THE NATIONAL Council for Peace and Order (NCPO) has banned the Foreign Correspondents' Club of Thailand (FCCT) from holding a debate on lese majeste laws, in another blow for free speech, organisers said yesterday.
FCCT planned to host a panel discussion on the royal-defamation law tomorrow evening (Wed).
“The FCCT has now been told that if the event goes ahead, the military will come and seal off access to the Maneeya Centre, where the club is located,” the FCCT said.
The statement said police had conveyed the message on behalf of the NCPO. Calls to a government spokesman went unanswered yesterday.
The move comes less than two weeks after the government forbade a group of lawyers from holding a discussion at the FCCT exploring rights abuses under the military rulers. “We believe the law is a legitimate subject for discussion, not only for Thais, but also for foreigners who live or invest in Thailand,” the FCCT said. “Our discussion would, we believe, have been constructive.”
Lese majeste prosecutions have surged since former Army chief Prayut Chan-o-cha seized power in May last year.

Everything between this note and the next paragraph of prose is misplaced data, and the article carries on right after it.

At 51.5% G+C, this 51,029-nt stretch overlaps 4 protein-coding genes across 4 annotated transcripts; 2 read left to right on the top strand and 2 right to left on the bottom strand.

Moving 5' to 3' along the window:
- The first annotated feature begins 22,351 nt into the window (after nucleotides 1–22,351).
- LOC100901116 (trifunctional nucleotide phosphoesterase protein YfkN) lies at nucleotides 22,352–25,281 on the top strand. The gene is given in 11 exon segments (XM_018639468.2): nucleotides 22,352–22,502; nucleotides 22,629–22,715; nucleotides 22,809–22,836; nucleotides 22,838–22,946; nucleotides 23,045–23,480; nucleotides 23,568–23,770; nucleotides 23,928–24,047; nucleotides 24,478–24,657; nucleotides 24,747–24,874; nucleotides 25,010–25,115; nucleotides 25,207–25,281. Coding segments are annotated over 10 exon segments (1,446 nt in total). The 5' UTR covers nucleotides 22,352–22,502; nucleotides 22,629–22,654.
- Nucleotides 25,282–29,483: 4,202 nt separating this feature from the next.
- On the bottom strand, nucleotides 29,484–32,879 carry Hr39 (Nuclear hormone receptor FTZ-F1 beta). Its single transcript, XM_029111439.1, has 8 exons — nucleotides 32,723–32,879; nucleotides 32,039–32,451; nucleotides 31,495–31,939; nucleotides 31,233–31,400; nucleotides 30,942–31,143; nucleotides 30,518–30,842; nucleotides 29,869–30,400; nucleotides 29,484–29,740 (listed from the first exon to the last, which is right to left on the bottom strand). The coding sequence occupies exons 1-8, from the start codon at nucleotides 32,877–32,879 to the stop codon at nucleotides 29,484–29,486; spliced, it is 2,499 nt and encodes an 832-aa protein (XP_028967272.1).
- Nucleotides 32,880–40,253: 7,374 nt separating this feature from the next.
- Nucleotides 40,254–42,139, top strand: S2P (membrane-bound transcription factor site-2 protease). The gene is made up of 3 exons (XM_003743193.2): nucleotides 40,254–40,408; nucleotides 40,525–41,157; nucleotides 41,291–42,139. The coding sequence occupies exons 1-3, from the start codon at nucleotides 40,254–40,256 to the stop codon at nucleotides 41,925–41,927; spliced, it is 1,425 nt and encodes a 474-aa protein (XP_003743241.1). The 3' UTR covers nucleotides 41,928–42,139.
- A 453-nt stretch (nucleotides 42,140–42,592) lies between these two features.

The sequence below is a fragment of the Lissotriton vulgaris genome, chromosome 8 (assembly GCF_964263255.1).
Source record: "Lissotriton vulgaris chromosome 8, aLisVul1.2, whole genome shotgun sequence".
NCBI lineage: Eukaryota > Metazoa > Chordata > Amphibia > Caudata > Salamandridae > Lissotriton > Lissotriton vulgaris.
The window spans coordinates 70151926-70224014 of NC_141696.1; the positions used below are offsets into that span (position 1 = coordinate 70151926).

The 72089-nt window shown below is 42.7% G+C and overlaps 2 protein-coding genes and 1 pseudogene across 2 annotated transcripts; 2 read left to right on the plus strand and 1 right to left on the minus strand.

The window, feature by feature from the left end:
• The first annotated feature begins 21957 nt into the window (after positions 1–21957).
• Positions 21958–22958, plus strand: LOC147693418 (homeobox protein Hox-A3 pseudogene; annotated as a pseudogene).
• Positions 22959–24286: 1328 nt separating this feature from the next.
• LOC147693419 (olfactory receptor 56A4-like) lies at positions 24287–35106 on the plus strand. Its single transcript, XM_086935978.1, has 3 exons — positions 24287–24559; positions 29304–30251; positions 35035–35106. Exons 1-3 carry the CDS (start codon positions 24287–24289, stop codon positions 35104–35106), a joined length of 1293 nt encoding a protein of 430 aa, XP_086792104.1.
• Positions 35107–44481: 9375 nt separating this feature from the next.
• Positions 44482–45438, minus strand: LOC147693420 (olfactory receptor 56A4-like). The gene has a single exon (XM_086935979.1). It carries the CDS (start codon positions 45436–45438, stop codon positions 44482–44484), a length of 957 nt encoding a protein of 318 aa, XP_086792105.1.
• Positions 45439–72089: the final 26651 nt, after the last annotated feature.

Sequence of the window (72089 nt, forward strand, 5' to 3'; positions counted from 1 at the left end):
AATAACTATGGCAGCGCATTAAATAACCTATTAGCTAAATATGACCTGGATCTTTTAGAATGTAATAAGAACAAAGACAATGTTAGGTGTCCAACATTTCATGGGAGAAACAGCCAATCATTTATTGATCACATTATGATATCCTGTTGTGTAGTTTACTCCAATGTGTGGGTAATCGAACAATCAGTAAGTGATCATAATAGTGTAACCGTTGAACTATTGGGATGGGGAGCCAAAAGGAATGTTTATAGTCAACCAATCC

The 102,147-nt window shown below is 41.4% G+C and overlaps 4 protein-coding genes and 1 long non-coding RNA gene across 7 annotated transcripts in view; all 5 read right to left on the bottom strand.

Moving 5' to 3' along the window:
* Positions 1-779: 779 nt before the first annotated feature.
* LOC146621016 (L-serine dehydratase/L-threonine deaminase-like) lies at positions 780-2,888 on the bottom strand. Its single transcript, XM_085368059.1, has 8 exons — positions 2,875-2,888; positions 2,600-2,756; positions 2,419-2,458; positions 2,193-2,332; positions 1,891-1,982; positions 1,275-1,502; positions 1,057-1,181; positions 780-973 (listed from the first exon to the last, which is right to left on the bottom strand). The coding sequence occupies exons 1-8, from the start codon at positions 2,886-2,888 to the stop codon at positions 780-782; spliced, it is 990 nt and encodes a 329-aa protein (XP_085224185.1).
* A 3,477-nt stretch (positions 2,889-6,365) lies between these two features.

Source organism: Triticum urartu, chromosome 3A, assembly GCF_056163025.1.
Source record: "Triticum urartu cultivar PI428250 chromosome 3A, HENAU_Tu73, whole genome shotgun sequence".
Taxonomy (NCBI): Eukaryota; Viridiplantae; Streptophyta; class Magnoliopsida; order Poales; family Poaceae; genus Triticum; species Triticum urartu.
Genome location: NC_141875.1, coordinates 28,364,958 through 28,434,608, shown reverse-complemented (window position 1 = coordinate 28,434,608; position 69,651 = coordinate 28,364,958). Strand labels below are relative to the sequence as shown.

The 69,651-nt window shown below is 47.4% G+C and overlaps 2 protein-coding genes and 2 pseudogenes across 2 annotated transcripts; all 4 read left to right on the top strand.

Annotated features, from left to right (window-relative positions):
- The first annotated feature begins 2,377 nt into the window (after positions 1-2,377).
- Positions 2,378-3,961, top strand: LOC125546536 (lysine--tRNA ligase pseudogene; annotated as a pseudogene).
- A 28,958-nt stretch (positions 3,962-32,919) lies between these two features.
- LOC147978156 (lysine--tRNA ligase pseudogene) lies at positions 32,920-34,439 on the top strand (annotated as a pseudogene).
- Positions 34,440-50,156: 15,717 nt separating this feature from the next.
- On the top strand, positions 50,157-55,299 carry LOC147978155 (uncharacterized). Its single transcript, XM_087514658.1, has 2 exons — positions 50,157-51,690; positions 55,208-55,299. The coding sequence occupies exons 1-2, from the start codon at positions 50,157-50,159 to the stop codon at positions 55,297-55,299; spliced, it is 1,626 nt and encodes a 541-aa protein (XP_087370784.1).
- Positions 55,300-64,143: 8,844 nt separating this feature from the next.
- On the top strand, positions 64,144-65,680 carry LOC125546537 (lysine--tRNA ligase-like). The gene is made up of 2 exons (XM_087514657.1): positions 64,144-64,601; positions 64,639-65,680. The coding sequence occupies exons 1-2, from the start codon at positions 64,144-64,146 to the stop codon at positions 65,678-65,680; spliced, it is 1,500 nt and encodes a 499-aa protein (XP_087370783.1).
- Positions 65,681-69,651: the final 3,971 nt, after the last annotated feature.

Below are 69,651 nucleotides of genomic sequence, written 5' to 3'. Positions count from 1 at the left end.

According to iLaw, a local rights group that monitors such cases, royal-defamation proceedings were under way for just two people before the coup. Now that number is at least 46. Under Section 112 of the criminal code, anyone convicted of insulting the King, Queen, heir or regent faces up to 15 years in prison on each count – one of the world’s strictest such laws.
Recent cases include a 58-year-old man sentenced to 25 years jail for the content of five Facebook posts, a bookseller jailed for an alleged offence back in 2006, and a mentally ill 65-year-old woman jailed last month for allegedly insulting a portrait of His Majesty.
Critics say the law is used as a weapon against political enemies of the royalist elite and their military allies.